As the trainer and educator of the proletarian masses for the revolution, the Communist International imparts to the dispossessed the sum total of the experiences of all the revolutionary struggles that took place particularly the experiences and lessons of the Russian revolution, which are the richest and most inexhaustible source of theoretical and practical knowledge in these matters. It thereby sheds a bright light upon the way and means to be used by the proletariat for the conquest of power and for the establishment of its dictatorship. The proletariat should not be content with the mere capture of power, but should go on to destroy the old bourgeois machinery of state and to organise its own power of the state, in order to overthrow the forces of capitalism. The workers’ councils are therefore something more than mere standard-bearers of the revolutionary fight for power. As self-governing organisations of the masses, at once legislative as well as administrative, they become the very organs of the authority of the state after the conquest of power. They represent the form in which the proletariat exercises its dictatorship. Therefore, all power to the soviets! The bourgeois democracy is and remains the bourgeois class domination, and only the proletarian dictatorship leads from capitalist bondage into the freedom of Communism. These fundamental lessons of the Russian November revolution were made by the Communist International the common property of millions of toilers.

This is a revolutionary deed. These millions are no longer held captive by the pale-faced reformist illusions about democracy and reform. They have been aroused to new strength and determination for the revolution. The Communist International would fail in its mission of organising the proletariat for the world-revolution if it did not destroy these illusions in the sharpest and most determined fashion. They are the bulwark of the reformists of all countries for the defence and perpetuation of the bourgeois system of exploitation. This state of affairs has been exposed by the Communist International with relentless clarity. In its ranks there cannot be and should not be any place for those elements who are still possessed of the survivals of reformist or centrist superstitions, which are a handicap and a crippling factor to revolutionary aspiration and determination. With no less emphasis and clearness the Communist International has rejected the putsch (foolhardy attempt) illusions of revolutionary romanticists who imagine that brave and self-sacrificing party action could take the place of revolutionary action by the masses. The conquest of power as the deed of the masses, this slogan which was announced by Lenin at the very first congress of the Third International, is the key-note of Communist activity.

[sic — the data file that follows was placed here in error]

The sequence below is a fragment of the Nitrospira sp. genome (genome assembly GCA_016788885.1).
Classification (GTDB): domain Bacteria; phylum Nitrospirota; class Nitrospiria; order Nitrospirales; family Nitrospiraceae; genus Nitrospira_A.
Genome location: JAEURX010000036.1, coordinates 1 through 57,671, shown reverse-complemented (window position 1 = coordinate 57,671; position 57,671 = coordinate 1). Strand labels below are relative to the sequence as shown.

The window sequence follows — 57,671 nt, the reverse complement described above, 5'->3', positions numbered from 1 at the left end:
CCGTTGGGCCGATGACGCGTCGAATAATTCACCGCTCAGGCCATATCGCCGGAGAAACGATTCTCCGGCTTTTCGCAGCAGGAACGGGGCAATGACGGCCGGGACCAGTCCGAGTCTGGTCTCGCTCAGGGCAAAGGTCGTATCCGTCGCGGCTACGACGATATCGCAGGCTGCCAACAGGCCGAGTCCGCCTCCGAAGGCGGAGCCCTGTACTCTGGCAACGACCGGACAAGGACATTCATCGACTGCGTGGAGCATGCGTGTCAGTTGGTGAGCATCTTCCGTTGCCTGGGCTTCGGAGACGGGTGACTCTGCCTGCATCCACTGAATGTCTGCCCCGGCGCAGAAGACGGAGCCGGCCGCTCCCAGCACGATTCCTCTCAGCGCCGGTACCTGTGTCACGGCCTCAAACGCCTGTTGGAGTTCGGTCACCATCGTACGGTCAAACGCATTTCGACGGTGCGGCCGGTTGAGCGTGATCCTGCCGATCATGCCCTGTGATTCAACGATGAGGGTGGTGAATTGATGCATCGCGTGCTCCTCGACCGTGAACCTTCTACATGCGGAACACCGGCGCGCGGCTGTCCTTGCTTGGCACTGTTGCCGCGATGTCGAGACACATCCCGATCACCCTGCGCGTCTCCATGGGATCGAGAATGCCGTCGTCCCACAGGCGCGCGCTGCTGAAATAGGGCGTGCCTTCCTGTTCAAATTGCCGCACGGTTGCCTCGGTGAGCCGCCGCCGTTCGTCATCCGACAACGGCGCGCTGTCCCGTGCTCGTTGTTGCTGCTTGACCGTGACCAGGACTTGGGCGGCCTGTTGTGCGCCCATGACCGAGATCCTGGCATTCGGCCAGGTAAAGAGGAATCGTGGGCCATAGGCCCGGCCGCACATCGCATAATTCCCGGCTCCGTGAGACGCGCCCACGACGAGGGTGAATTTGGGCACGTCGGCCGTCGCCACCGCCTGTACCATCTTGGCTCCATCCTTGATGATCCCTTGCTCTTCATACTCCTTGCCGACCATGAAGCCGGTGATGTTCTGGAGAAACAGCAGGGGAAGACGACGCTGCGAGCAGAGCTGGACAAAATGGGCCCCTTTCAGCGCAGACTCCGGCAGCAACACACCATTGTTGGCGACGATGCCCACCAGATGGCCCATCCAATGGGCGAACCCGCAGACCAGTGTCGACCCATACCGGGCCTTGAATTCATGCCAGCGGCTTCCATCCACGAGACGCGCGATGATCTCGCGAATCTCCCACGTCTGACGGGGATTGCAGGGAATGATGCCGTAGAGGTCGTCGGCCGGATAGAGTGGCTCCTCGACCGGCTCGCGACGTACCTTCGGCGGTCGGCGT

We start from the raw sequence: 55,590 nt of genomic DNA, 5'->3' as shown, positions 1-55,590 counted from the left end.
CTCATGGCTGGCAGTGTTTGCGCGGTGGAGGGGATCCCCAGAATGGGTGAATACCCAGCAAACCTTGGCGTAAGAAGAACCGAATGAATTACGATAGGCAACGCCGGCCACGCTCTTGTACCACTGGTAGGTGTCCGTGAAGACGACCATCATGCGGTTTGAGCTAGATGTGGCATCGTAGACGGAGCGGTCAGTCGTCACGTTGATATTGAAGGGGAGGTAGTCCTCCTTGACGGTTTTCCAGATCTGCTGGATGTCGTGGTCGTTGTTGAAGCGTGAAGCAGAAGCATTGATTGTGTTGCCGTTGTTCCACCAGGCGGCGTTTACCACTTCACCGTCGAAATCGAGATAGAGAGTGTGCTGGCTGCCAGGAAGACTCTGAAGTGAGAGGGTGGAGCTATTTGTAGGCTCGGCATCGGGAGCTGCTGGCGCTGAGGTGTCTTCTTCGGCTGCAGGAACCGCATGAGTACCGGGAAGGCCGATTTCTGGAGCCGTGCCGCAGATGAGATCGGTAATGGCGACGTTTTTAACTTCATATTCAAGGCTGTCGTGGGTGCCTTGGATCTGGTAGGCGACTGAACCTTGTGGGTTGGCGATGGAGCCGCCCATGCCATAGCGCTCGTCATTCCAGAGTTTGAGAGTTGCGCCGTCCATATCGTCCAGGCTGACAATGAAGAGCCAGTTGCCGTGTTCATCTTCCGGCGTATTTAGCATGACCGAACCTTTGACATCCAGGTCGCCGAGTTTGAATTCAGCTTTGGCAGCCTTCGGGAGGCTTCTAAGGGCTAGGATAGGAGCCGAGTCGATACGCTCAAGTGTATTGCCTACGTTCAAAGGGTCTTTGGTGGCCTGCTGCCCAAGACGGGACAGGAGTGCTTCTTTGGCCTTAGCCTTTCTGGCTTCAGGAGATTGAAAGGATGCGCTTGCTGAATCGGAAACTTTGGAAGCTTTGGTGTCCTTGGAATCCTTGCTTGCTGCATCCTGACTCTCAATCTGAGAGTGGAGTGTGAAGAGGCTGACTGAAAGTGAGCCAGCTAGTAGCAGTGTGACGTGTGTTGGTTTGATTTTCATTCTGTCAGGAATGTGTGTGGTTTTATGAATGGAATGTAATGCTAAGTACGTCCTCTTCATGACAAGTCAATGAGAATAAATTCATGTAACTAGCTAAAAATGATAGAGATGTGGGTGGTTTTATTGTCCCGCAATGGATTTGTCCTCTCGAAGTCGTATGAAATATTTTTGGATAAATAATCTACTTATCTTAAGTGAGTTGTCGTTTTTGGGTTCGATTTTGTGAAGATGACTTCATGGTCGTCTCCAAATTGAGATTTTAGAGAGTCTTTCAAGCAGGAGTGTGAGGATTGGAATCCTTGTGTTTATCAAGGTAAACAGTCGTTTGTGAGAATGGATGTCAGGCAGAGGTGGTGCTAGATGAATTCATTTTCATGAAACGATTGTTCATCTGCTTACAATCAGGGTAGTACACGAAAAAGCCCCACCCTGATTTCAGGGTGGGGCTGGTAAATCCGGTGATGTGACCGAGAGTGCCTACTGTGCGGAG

In its five years of existence, the Communist International has drawn appreciably nearer to this goal, and thereby also to the revolution. It has kindled the flame of revolutionary consciousness and aspiration among the masses on every spot of the globe where human labour and life are held in bondage and exploited. It is a flame which will inevitably burst out in world-revolution which will wipe out the bourgeois order. In the leading capitalist countries the masses are becoming imbued with the will for revolutionary deed, and thus the Communist ranks are being swelled by hosts of determined fighters ready to follow their lead. Party-will and mass-will for revolution, these two objective historic factors of revolution are turned into one. This augurs for victory, for sure victory; if not to-day, then to-morrow.